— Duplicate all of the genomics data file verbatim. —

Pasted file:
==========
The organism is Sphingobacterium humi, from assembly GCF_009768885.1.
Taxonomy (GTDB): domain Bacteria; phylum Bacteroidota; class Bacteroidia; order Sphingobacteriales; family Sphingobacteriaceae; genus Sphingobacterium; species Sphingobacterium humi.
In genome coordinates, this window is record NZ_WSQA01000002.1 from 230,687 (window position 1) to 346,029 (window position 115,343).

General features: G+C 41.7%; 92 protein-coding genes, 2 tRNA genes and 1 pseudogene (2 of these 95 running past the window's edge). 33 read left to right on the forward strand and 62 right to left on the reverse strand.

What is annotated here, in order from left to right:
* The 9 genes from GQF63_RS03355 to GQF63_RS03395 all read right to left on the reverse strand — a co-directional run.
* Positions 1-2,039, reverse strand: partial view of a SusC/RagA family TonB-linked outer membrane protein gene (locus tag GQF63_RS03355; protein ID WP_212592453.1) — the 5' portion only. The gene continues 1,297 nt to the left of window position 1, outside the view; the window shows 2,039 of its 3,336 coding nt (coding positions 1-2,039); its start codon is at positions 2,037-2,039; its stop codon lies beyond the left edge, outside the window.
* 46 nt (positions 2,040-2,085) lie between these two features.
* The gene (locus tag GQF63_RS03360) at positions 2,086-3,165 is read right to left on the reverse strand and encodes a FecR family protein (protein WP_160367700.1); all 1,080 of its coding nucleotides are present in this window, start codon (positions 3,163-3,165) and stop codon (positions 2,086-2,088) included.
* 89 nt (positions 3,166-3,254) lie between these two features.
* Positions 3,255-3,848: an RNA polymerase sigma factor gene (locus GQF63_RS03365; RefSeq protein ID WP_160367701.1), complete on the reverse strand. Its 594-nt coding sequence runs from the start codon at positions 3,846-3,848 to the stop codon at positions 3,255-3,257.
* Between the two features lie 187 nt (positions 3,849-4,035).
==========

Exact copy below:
The organism is Sphingobacterium humi, from assembly GCF_009768885.1.
Taxonomy (GTDB): domain Bacteria; phylum Bacteroidota; class Bacteroidia; order Sphingobacteriales; family Sphingobacteriaceae; genus Sphingobacterium; species Sphingobacterium humi.
In genome coordinates, this window is record NZ_WSQA01000002.1 from 230,687 (window position 1) to 346,029 (window position 115,343).

General features: G+C 41.7%; 92 protein-coding genes, 2 tRNA genes and 1 pseudogene (2 of these 95 running past the window's edge). 33 read left to right on the forward strand and 62 right to left on the reverse strand.

What is annotated here, in order from left to right:
* The 9 genes from GQF63_RS03355 to GQF63_RS03395 all read right to left on the reverse strand — a co-directional run.
* Positions 1-2,039, reverse strand: partial view of a SusC/RagA family TonB-linked outer membrane protein gene (locus tag GQF63_RS03355; protein ID WP_212592453.1) — the 5' portion only. The gene continues 1,297 nt to the left of window position 1, outside the view; the window shows 2,039 of its 3,336 coding nt (coding positions 1-2,039); its start codon is at positions 2,037-2,039; its stop codon lies beyond the left edge, outside the window.
* 46 nt (positions 2,040-2,085) lie between these two features.
* The gene (locus tag GQF63_RS03360) at positions 2,086-3,165 is read right to left on the reverse strand and encodes a FecR family protein (protein WP_160367700.1); all 1,080 of its coding nucleotides are present in this window, start codon (positions 3,163-3,165) and stop codon (positions 2,086-2,088) included.
* 89 nt (positions 3,166-3,254) lie between these two features.
* Positions 3,255-3,848: an RNA polymerase sigma factor gene (locus GQF63_RS03365; RefSeq protein ID WP_160367701.1), complete on the reverse strand. Its 594-nt coding sequence runs from the start codon at positions 3,846-3,848 to the stop codon at positions 3,255-3,257.
* Between the two features lie 187 nt (positions 3,849-4,035).